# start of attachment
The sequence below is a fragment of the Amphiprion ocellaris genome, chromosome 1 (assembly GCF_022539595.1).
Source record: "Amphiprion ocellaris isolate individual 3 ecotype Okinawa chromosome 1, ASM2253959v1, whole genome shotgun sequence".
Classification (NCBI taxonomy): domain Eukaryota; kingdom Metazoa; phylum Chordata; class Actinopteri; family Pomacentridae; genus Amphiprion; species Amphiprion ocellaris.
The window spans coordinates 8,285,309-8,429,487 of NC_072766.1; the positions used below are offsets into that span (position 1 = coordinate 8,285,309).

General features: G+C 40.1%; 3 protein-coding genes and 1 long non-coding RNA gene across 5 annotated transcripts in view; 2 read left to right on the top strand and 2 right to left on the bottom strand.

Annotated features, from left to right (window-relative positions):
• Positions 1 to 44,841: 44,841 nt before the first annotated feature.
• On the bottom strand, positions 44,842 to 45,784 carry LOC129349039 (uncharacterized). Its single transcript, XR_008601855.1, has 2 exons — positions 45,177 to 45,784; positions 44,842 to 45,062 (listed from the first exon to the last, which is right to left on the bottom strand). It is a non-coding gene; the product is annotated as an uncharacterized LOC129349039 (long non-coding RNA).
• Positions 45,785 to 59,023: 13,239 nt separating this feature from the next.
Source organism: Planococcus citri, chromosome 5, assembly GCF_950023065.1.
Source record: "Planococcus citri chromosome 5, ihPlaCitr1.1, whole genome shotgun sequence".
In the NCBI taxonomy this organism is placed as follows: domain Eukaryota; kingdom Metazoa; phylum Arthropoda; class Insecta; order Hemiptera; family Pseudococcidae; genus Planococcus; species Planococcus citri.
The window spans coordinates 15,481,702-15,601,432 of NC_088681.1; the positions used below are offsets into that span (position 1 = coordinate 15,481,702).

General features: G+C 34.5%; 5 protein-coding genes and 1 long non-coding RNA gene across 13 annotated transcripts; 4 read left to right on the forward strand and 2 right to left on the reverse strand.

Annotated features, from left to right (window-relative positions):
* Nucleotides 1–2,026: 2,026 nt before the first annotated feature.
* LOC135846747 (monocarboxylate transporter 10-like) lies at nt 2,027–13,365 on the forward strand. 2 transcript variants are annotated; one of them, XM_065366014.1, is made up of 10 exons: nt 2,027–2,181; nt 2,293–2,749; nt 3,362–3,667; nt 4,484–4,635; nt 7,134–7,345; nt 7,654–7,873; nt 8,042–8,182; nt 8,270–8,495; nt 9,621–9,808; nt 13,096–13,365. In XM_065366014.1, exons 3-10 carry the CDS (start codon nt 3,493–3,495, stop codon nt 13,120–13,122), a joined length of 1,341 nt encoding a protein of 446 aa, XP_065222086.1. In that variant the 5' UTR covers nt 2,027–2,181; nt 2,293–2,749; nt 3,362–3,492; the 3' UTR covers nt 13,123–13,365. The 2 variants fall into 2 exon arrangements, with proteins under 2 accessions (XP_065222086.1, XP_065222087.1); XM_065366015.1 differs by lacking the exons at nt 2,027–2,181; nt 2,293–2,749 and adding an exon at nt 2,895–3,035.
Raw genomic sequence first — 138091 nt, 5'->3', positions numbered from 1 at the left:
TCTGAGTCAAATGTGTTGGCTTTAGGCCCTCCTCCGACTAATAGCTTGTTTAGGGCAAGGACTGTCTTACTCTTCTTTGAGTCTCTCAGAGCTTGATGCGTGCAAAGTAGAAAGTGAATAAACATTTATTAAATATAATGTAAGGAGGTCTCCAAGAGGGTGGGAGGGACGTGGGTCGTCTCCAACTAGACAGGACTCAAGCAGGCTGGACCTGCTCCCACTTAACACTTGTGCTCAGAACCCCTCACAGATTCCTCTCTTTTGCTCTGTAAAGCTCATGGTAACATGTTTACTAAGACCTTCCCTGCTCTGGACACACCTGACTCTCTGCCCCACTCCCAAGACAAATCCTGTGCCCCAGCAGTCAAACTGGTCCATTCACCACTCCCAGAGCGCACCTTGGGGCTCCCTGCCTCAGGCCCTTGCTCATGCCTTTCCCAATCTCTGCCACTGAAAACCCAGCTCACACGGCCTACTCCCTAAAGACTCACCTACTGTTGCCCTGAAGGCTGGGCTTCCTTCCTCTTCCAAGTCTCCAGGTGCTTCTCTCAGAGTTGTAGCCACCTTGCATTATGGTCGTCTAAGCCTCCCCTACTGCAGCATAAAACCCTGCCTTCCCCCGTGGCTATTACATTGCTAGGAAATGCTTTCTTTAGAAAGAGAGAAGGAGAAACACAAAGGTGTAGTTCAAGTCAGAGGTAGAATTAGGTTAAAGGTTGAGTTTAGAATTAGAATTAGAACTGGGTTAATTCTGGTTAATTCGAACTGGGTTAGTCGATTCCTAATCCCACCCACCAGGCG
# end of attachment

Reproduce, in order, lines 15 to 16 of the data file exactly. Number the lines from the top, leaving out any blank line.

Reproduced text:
Annotated features, from left to right (window-relative positions):
* Nucleotides 1–2,026: 2,026 nt before the first annotated feature.